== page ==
Frontiers Records
Release date: April 23, 2006

User Review
0/10 (0 votes)

Andre Andersen, leader and keyboard player with Danish pomp giants Royal Hunt, has over the years created some of the finest music that the genre has produced, with both Moving Target and Paradox being watershed releases, and the focus for many an aspiring musician to reach. Never one to be inactive for long, Andersen has decided to make use of the downtime between Royal Hunt albums in the way he knows best … writing and producing music … and so he began working on his latest project. This time Andersen’s aim was to move away from the more overblown aspects of Royal Hunt and produce something a lot leaner, harder, and more direct — and the result is III.

Andersen seems to have the knack for working with top notch singers. With Royal Hunt, DC Cooper and the superb John West provided the vocal foil to Andersen’s keyboard-driven masterpieces. On III, Andersen has picked former Danger Danger and current Shugaazer vocalist Paul Laine, along with David Readman of Pink Cream 69 fame, to take alternate turns at the mic. Originally conceived as a joint venture with Laine, Andersen decided to develop the project further by bringing in Readman as a second lead vocalist, a move that adds to the overall urgency of the release, and gives a greater variety to the songs offered.

Kicking off with “Rise,” things get off to a frantic start with a punishing guitar riff and a flurry of Andersen’s trademark keyboard runs before Laine enters the fray. His velvet tones and powerful delivery give the opener a strong melodic punch, and sets the scene for what is yet to come over the course of the album.

Readman’s first contribution comes in the shape of “Dust To Dust,” a slow brooding monster of a track. Readman comes across with a Graham Bonnet-esque bite to his voice that sits perfectly with the mood of the song. The verse features some strong guitar riffing, overlain by Andersen’s atmospheric keyboards, which leads into a dramatic multi-layered vocal chorus. Very, very impressive.

Highlights come thick and fast throughout, with songs strong on melody, having huge hook laden, multi-layered harmony vocals. In fact, melody is the main feature of this collection, regardless if they are fast-paced, double bass drum-driven rockers such as “Tell Me Your Lies,” or the almost Funky powerhouse of “Scared To Live,” or the mid-tempo “End of My Rope,” the melody meter is turned up to 11. The almost Magnum-like “Don’t Need A Thing” will stick in your mind long after the disc has stopped spinning. Just when you think you’ve been caught by the main hook, you get reeled in and seized by the next one just round the corner.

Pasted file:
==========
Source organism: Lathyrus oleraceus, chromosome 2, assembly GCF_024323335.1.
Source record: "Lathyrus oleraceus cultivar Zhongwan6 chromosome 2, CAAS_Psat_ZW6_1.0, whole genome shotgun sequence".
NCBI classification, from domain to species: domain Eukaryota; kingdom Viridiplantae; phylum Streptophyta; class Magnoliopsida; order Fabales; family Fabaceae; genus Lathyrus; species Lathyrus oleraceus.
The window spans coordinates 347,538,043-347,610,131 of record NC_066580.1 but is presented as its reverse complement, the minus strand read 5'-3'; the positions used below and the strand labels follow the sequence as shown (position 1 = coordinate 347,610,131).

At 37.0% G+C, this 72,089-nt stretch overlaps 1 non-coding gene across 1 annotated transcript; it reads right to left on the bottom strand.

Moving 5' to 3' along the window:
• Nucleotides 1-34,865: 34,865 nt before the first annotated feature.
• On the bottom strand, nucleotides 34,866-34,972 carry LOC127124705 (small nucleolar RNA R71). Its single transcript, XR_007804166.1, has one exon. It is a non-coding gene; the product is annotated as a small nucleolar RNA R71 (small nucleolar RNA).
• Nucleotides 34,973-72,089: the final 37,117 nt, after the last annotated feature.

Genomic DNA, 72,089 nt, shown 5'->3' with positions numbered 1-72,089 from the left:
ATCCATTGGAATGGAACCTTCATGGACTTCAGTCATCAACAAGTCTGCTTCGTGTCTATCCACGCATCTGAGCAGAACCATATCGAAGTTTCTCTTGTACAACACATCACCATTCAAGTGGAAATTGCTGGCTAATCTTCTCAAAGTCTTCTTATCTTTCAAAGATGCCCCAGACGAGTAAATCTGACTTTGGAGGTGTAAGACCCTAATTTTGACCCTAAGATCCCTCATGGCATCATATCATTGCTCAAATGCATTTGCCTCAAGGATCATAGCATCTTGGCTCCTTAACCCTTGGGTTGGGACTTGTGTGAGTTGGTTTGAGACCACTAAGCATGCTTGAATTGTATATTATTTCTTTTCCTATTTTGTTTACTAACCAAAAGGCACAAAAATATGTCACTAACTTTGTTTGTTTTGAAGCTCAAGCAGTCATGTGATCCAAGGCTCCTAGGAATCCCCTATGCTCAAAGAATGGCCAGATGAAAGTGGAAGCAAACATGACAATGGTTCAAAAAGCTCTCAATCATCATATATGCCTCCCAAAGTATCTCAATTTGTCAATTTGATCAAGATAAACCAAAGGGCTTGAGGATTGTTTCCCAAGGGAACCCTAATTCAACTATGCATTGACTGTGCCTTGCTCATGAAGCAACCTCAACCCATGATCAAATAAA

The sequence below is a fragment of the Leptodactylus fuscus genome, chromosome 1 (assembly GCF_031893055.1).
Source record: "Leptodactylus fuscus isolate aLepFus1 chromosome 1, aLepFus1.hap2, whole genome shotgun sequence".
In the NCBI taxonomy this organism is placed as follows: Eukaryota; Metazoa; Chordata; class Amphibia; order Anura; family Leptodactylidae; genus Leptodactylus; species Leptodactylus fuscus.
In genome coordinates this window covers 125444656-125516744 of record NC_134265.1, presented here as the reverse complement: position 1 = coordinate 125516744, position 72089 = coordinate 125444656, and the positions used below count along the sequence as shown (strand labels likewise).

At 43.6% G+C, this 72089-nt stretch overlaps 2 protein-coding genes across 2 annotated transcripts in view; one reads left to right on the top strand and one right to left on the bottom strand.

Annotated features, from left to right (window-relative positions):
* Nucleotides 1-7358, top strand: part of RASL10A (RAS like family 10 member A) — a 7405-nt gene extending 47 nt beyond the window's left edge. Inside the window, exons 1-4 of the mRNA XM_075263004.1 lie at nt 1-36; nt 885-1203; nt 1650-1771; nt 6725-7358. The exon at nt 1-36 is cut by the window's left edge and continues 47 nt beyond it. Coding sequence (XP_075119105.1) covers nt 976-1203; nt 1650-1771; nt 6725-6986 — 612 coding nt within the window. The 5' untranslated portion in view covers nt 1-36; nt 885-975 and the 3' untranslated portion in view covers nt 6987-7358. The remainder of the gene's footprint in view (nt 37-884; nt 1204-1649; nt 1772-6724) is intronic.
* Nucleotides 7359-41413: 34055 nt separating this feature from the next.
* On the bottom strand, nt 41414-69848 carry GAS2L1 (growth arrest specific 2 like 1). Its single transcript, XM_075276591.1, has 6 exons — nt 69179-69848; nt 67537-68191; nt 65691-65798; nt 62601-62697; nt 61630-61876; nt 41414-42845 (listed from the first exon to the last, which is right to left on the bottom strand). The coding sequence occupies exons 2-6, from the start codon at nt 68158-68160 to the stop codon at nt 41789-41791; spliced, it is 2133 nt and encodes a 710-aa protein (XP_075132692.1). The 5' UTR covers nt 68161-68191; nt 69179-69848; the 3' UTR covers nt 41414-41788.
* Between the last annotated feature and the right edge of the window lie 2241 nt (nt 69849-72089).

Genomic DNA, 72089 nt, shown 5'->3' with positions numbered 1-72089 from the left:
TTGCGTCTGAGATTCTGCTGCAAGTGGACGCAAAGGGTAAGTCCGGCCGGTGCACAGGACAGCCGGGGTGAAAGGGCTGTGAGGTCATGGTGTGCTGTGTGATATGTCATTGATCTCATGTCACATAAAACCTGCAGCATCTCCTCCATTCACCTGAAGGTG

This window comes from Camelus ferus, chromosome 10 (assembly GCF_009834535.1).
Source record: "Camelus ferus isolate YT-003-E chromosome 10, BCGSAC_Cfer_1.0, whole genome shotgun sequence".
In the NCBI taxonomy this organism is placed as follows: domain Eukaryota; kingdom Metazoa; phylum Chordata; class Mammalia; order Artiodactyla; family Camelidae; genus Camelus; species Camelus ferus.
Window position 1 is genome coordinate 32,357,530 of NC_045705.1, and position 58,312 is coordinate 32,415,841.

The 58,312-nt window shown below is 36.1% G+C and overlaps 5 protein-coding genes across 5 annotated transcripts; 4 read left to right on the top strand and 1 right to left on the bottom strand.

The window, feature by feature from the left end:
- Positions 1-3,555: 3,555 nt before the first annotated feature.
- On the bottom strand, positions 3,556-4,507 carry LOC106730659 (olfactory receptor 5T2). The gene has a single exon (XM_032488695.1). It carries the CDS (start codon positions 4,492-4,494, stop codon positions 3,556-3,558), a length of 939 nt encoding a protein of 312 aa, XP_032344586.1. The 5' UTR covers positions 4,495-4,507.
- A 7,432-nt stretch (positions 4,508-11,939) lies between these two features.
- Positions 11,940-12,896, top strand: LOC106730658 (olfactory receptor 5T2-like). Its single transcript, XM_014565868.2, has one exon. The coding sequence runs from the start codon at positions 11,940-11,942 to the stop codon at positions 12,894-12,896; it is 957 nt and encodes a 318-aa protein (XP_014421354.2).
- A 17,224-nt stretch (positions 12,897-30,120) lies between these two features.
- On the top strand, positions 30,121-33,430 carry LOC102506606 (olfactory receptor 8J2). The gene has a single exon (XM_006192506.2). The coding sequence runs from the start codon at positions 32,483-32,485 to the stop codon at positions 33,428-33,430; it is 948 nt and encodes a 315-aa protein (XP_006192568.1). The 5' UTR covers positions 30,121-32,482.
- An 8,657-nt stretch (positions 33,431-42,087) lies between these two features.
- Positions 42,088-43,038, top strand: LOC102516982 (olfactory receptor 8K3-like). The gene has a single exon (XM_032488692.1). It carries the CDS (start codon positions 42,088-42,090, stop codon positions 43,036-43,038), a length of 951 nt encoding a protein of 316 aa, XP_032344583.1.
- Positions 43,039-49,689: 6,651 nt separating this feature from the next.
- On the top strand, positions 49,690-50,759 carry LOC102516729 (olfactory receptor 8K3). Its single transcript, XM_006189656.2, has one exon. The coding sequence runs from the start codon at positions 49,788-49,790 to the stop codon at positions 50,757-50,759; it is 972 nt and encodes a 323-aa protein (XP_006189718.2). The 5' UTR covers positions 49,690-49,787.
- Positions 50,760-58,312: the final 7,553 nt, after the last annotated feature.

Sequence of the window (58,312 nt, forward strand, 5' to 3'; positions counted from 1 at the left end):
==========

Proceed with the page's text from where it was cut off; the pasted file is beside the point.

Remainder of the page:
Only the track “Bulletproof” doesn’t quite hit the mark, coming across a little too close to Deep Purple’s “Stormbringer” for comfort, but 9 out of 10 isn’t such a bad ratio for great songs on an album, is it?

Sound and style-wise, you can tell straight away that Andersen is heavily involved in the writing and producing of III. Things may be slightly harder and less ostentatious than Royal Hunt, but those telltale melodies and harmony vocals are still dominant in each song, as Andersen’s influence is stamped heavily through each composition. This album is a shining example of the genre, with a writer at the top of his game, and is an album that should be snapped up by fans of Royal Hunt, Danger Danger, and Pink Cream 69 — and by lovers of hard-edged Melodic Rock in general.


  • Mick Burgess

    Mick is a reviewer and photographer here at Metal Express Radio, based in the North-East of England. He first fell in love with music after hearing Jeff Wayne's spectacular The War of the Worlds in the cold winter of 1978. Then in the summer of '79 he discovered a copy of Kiss Alive II amongst his sister’s record collection, which literally blew him away! He then quickly found Van Halen I and Rainbow's Down To Earth, and he was well on the way to being rescued from Top 40 radio hell!   Over the ensuing years, he's enjoyed the Classic Rock music of Rush, Blue Oyster Cult, and Deep Purple; the AOR of Journey and Foreigner; the Pomp of Styx and Kansas; the Progressive Metal of Dream Theater, Queensrÿche, and Symphony X; the Goth Metal of Nightwish, Within Temptation, and Epica, and a whole host of other great bands that are too numerous to mention. When he's not listening to music, he watches Sunderland lose more football (soccer) matches than they win, and occasionally, if he has to, he goes to work as a property lawyer.

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